Tracking progress, or lack thereof, allows you to align your team and plan for growth in the next period.

3. It Helps Prioritize Projects

A byproduct of the budgeting process is that it requires prioritizing projects and initiatives. When prioritizing, consider the potential return on investment for each project, how each aligns with your company’s values, and the extent they could impact broader financial goals.

The value proposition budgeting method forces you to determine and explain each line item's value to your organization, which can be useful for prioritizing tasks and larger initiatives.

4. It Can Lead to Financing Opportunities

If you work at a startup or are considering seeking outside investors, it’s important to have documented budgetary information. When deciding whether to fund a company, investors highly value its current, past, and predicted financial performance.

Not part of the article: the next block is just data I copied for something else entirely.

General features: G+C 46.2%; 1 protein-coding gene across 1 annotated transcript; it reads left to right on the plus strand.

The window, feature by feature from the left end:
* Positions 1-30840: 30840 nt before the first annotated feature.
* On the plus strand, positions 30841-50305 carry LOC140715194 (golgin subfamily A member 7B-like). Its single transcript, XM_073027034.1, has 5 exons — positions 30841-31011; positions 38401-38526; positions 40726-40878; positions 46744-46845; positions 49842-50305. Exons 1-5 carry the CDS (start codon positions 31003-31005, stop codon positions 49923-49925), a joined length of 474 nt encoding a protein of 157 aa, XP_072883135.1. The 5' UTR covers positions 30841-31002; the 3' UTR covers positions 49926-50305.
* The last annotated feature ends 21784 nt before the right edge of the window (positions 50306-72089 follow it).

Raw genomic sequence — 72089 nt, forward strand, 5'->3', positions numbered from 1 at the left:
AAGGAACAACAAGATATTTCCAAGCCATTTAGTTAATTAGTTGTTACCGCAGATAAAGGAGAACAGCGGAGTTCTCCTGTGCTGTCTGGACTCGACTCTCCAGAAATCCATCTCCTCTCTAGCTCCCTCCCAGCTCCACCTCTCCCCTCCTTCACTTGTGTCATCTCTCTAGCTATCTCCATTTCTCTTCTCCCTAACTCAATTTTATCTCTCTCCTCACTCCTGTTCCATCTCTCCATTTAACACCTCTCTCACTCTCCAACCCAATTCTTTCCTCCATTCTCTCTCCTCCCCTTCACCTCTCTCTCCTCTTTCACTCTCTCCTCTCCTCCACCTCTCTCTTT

Providing documents for previous periods with budgeted and actual spend can show your ability to handle a company’s finances, allocate funds, and pivot when appropriate. Some investors may ask for your current budget to see your predicted performance and priorities based on it.

5. It Provides a Pivotable Plan

A budget is a financial roadmap for the upcoming period; if all goes according to plan, it shows how much should be earned and spent on specific items.

Yet, the business world is anything but predictable. Circ*mstances outside your control can impact your revenue or cause priorities to change at a moment’s notice.